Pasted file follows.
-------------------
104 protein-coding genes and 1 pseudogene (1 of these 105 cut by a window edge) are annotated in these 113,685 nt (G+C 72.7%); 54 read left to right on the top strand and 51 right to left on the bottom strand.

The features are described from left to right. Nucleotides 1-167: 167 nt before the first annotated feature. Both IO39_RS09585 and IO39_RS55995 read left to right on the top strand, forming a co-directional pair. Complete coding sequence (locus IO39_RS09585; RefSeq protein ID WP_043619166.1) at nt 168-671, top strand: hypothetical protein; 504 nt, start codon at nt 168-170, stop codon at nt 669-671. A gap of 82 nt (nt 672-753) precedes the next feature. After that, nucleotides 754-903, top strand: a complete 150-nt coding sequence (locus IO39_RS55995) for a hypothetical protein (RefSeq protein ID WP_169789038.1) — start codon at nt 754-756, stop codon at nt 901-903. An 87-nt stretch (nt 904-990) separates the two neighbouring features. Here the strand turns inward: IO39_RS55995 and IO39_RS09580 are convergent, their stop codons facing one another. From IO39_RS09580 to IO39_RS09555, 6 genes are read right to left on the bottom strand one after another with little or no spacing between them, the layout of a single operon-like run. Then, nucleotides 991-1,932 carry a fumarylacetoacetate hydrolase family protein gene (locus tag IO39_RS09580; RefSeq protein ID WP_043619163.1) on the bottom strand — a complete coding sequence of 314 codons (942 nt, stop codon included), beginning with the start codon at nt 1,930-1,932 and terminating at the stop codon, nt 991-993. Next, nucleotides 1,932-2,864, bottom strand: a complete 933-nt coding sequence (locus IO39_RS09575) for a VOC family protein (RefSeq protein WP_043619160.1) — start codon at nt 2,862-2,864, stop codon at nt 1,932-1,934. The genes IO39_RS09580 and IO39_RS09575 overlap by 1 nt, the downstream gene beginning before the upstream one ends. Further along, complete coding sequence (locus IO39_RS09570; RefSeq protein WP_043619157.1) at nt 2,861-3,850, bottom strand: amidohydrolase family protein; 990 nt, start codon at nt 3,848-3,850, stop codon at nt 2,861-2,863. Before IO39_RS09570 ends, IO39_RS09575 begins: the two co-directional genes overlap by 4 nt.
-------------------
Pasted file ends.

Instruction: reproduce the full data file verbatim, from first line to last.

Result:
104 protein-coding genes and 1 pseudogene (1 of these 105 cut by a window edge) are annotated in these 113,685 nt (G+C 72.7%); 54 read left to right on the top strand and 51 right to left on the bottom strand.

The features are described from left to right. Nucleotides 1-167: 167 nt before the first annotated feature. Both IO39_RS09585 and IO39_RS55995 read left to right on the top strand, forming a co-directional pair. Complete coding sequence (locus IO39_RS09585; RefSeq protein ID WP_043619166.1) at nt 168-671, top strand: hypothetical protein; 504 nt, start codon at nt 168-170, stop codon at nt 669-671. A gap of 82 nt (nt 672-753) precedes the next feature. After that, nucleotides 754-903, top strand: a complete 150-nt coding sequence (locus IO39_RS55995) for a hypothetical protein (RefSeq protein ID WP_169789038.1) — start codon at nt 754-756, stop codon at nt 901-903. An 87-nt stretch (nt 904-990) separates the two neighbouring features. Here the strand turns inward: IO39_RS55995 and IO39_RS09580 are convergent, their stop codons facing one another. From IO39_RS09580 to IO39_RS09555, 6 genes are read right to left on the bottom strand one after another with little or no spacing between them, the layout of a single operon-like run. Then, nucleotides 991-1,932 carry a fumarylacetoacetate hydrolase family protein gene (locus tag IO39_RS09580; RefSeq protein ID WP_043619163.1) on the bottom strand — a complete coding sequence of 314 codons (942 nt, stop codon included), beginning with the start codon at nt 1,930-1,932 and terminating at the stop codon, nt 991-993. Next, nucleotides 1,932-2,864, bottom strand: a complete 933-nt coding sequence (locus IO39_RS09575) for a VOC family protein (RefSeq protein WP_043619160.1) — start codon at nt 2,862-2,864, stop codon at nt 1,932-1,934. The genes IO39_RS09580 and IO39_RS09575 overlap by 1 nt, the downstream gene beginning before the upstream one ends. Further along, complete coding sequence (locus IO39_RS09570; RefSeq protein WP_043619157.1) at nt 2,861-3,850, bottom strand: amidohydrolase family protein; 990 nt, start codon at nt 3,848-3,850, stop codon at nt 2,861-2,863. Before IO39_RS09570 ends, IO39_RS09575 begins: the two co-directional genes overlap by 4 nt.